The Case for Eliminating Subsidies to Industries
So it would be better to not subsidize these programs and allow them to not exist? It’s not worth it to let them become proven while working toward the longer-term goal of eliminating the subsidies?
The writer introduces infant industry argument, which supporters of subsidies commonly use. The argument implies that emerging industries need to be protected temporarily in order to develop the economies of scale that established companies and industries possess.
My answer is an emphatic yes. For reasons that I am about to describe, it would be better if the state did not subsidize these programs.
If these subsidies were eliminated, many groups would be better off. Consumers represent one group that would certainly benefit. Protecting industries hurts consumers because it: (1) restricts new suppliers from entering the market (which restricts supply and increases the price to the consumer); (2) removes the incentive for existing suppliers to innovate (which decreases product quality); and, (3) restricts their access to consume non-protected competitive products. Furthermore, eliminating subsidies to particular industries will not restrict the variety of goods and services available to consumers. When industries focus production according to their comparative advantage and then trade with others, Missourians will still be able to consume in the absence of subsidy.
Taxpayers would be better off in the absence of such subsidies, as well. The subsidies distort relative prices, which consequently distorts the mix of goods and services available for consumption. A firm that receives a subsidy from the government can charge a lower price to consumers, who consequently have an incentive to consume a greater quantity of it. Additionally, if the subsidies were eliminated, taxpayers would be able to keep a greater percentage of their earnings that they can save, invest, and/or spend on the goods and services that they naturally prefer in the private sector, rather than the goods or services that happen to have artificially lower subsidized prices.
Another group that would benefit from the elimination of subsidies is businesses and industries that do not currently receive subsidies. The government places this group at an artificial competitive disadvantage by dispensing political favors to its competitors.
Milton and Rose Friedman disputed the infant industries argument in their book Free to Choose: A Personal Statement. They wrote:
[T]he “infant industry” argument [is] advanced, for example, by Alexander Hamilton in his Report on Manufactures. There is, it is said, a potential industry that, if once established and assisted during its growing pains, could compete on equal terms in the world market. A temporary tariff is said to be justified in order to shelter the potential industry in its infancy and enable it to grow to maturity, when it can stand on its own feet. Even if the industry could compete successfully once established, that does not of itself justify an initial tariff. It is worthwhile for consumers to subsidize the industry initially–which is what they in effect do by levying a tariff–only if they will subsequently get back at least that subsidy in some other way, through prices lower than the world price or through some other advantages of having the industry. But in that case is a subsidy needed? Will it then not pay the original entrants into the industry to suffer initial losses in the expectation of being able to recoup them later? After all, most firms experience losses in their early years, when they are getting established. That is true if they enter a new industry or if they enter an existing one. Perhaps there may be some special reason why the original entrants cannot recoup their initial losses even though it may be worthwhile for the community at large to make the initial investment. But surely the presumption is the other way.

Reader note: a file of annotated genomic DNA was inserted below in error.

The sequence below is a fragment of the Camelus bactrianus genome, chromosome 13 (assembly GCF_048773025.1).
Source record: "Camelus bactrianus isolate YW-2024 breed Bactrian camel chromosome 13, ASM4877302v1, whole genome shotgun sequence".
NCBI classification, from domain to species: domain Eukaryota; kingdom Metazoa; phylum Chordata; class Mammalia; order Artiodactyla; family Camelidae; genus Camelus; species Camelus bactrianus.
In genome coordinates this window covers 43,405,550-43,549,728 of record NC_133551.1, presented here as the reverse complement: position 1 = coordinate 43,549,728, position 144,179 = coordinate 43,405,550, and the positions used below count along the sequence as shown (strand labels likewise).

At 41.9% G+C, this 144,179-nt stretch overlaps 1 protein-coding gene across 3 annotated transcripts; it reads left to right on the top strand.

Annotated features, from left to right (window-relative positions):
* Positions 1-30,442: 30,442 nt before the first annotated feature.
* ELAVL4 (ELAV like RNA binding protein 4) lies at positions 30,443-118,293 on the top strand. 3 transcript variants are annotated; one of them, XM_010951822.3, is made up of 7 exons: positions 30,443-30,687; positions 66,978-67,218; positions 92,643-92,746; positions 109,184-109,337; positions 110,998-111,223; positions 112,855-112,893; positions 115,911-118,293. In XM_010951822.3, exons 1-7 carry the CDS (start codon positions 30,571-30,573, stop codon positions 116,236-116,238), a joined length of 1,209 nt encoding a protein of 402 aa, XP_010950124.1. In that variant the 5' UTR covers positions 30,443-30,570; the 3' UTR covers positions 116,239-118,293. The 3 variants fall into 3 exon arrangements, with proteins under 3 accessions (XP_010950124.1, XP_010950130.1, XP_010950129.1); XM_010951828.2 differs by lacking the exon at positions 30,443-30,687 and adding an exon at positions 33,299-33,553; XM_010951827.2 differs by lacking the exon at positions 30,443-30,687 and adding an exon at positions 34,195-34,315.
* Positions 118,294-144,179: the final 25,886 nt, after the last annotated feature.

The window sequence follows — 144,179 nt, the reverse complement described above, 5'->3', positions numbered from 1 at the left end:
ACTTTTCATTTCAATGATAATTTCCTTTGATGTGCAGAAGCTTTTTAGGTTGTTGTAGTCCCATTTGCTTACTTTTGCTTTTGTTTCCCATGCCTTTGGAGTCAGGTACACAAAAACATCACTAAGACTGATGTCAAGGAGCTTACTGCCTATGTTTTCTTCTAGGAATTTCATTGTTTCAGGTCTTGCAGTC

Additionally, subsidized industries have difficulty weaning themselves off government assistance. I have previously discussed this in the context of film tax credits. When a state protects a particular industry and/or provides financial aid, the industry tends to remain dependent on that protection or subsidy. Furthermore, industries that are subsidized do not have an incentive to innovate because they are not subject to the same competitive pressures as those that are unsubsidized.
More often than not, when an industry refers to itself with the “infant” term, it’s simply seeking rent through legislative favoritism. Milton and Rose Friedman also discussed this concept in Free to Choose: A Personal Statement. They wrote:
The infant industry argument is a smoke screen. The so-called infants never grow up. Once imposed, tariffs are seldom eliminated. Moreover, the argument is seldom used on behalf of true unborn infants that might conceivably be born and survive if given temporary protection; they have no spokesmen. It is used to justify tariffs for rather aged infants that can mount political pressure.